Joel reiterates the exhortation to repent in verse 13, “Now return to Yahweh your God.” But then he adds the motivational incentive, “For he is gracious and compassionate, slow to anger, abounding in lovingkindness and relenting of evil.” The message of repentance is intimately connected with the faithful love of God for His people. Echoing the self-revelation of God from Exodus 34:6–7, Joel highlights His grace, mercy, and love, magnifying His readiness to forgive. Hardly a harsh and hateful message of damnation.
A Message from the Heart of God
As much as the call to repent opposes sinfulness, it also promotes holiness. It’s not simply a matter of what God is against, but also what He is for. It’s not a message that only confronts, but also one that promises. It’s not all about God’s wrath, but it is fueled by His grace. Paul argues in Romans 2:4 that the kindness of the Lord is meant to lead sinners to repentance. If God shows kindness in order to compel sinners to turn from sin, then “repent” must be a word of benevolence, not malice.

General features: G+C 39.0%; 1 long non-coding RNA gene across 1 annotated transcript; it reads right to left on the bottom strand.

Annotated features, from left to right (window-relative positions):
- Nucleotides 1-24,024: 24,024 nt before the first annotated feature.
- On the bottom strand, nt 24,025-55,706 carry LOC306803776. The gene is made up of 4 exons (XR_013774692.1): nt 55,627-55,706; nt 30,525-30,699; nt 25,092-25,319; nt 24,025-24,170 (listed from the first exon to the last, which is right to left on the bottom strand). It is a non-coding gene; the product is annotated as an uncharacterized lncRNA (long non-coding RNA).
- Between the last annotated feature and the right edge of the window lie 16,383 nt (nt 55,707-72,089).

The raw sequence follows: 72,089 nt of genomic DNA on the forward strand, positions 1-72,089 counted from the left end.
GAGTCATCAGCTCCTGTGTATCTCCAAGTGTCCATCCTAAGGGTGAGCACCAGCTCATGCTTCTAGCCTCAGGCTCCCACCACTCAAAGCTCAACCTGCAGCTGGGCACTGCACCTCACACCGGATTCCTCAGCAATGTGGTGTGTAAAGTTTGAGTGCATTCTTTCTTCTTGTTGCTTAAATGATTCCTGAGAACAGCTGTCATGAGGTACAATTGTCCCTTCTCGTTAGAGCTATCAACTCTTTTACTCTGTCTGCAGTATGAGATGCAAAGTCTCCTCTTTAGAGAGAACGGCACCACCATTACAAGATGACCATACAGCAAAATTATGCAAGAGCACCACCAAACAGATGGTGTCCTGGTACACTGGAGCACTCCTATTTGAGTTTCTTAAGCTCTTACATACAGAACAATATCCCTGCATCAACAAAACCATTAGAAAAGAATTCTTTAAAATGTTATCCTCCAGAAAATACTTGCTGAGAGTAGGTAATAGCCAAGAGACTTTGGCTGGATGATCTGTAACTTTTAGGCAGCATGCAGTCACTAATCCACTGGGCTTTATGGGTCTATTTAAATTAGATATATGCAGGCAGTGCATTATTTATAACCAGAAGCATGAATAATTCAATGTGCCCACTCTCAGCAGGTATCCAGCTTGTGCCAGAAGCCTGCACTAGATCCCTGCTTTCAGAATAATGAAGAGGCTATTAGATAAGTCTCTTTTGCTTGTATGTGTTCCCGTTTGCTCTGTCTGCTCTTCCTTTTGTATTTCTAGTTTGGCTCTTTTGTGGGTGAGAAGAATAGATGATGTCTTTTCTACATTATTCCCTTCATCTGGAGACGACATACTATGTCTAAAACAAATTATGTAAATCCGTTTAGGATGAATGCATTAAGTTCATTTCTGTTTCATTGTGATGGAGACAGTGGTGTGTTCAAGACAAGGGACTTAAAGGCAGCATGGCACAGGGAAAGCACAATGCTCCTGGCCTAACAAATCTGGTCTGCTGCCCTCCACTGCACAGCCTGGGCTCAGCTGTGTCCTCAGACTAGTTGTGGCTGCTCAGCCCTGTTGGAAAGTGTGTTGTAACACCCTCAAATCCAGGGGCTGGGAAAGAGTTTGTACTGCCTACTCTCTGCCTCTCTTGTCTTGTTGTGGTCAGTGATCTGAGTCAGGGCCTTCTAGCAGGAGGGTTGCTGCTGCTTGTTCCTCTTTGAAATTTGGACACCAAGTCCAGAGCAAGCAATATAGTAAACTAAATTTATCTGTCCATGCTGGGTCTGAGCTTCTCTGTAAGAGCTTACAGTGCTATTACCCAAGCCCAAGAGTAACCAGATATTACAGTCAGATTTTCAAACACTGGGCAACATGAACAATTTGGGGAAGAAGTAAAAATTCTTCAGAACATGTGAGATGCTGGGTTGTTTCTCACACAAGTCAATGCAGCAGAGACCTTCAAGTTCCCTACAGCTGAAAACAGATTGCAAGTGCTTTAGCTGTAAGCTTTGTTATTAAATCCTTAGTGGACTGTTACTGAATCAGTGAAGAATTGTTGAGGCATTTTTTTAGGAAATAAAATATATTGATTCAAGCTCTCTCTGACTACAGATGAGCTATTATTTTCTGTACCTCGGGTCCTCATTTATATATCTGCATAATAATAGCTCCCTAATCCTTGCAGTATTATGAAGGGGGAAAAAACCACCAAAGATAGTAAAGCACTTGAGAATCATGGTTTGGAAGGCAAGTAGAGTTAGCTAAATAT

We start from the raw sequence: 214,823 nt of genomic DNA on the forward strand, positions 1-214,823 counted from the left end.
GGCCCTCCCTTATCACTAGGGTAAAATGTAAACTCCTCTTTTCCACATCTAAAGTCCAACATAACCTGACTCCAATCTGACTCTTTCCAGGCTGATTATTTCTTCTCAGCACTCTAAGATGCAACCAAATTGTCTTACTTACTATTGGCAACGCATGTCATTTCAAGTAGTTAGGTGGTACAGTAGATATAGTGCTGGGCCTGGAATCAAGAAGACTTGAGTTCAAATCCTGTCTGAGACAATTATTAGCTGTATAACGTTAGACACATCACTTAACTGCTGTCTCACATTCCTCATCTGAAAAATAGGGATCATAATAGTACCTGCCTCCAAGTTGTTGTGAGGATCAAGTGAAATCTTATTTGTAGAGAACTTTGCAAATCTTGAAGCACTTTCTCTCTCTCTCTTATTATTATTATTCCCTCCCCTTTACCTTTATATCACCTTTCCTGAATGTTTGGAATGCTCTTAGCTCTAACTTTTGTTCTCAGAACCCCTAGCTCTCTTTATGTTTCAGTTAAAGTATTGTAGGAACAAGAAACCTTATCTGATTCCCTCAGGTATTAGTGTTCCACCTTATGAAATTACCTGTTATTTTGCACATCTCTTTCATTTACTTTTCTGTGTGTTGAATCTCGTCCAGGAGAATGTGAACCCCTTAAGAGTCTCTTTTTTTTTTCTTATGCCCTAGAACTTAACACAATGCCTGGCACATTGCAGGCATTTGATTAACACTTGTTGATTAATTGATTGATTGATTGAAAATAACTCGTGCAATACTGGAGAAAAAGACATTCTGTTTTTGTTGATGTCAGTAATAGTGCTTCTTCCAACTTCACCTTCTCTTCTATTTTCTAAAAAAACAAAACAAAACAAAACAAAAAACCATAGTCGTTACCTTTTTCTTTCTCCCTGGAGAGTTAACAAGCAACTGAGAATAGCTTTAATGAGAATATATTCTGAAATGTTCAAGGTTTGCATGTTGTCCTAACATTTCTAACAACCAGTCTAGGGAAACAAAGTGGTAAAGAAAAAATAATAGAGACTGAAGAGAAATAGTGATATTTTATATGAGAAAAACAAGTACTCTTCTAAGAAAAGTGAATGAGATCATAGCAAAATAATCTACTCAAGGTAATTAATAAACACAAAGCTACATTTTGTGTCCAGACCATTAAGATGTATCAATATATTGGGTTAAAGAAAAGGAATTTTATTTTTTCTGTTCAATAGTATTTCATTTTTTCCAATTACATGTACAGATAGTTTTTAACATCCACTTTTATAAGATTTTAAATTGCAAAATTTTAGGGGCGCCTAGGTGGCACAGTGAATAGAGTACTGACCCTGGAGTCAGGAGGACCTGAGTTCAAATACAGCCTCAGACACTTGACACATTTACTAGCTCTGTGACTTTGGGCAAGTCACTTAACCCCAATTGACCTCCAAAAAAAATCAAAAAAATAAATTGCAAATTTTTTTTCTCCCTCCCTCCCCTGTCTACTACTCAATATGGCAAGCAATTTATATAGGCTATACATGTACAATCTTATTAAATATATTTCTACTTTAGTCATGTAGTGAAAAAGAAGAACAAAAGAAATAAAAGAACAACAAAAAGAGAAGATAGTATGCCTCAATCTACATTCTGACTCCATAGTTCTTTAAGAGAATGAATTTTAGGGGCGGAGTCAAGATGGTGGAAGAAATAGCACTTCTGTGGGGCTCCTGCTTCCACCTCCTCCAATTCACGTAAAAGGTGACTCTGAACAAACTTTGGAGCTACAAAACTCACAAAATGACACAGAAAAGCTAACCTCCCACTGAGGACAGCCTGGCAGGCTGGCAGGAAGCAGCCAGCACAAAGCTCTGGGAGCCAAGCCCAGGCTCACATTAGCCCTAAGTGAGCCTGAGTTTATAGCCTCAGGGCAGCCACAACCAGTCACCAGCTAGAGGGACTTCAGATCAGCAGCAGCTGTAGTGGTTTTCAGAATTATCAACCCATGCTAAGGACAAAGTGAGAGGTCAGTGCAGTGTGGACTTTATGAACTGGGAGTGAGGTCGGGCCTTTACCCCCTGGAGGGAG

When we hear the call to repent, we should receive it with gratitude. God is extending grace in His offer to turn from destructive sin and return to Him. When we proclaim the message of repentance, we must be careful to communicate the same compassion that our Savior had for sinners. Nobody is ever browbeaten into a genuine forsaking of sinful desires. Let “repent” be a revered and solemn call, yet one that extends the welcoming arms of a waiting Savior.
 I must take this opportunity to promote the new title by Dane Ortlund, Gentle and Lowly: The Heart of Christ for Sinners and Sufferers. This book ought to be read by every Christian, especially those who desire to enter ministry. It uncovers the true disposition of Jesus’ heart toward sinners.
 “נחם” in Ludwig Koehler et al., The Hebrew and Aramaic Lexicon of the Old Testament, HALOT (Leiden: E.J. Brill, 1994–2000), 688.
 Allen P. Ross, Recalling the Hope of Glory: Biblical Worship from the Garden to the New Creation (Grand Rapids: Kregel, 2006), 239.
 “קרע,” HALOT, 1146.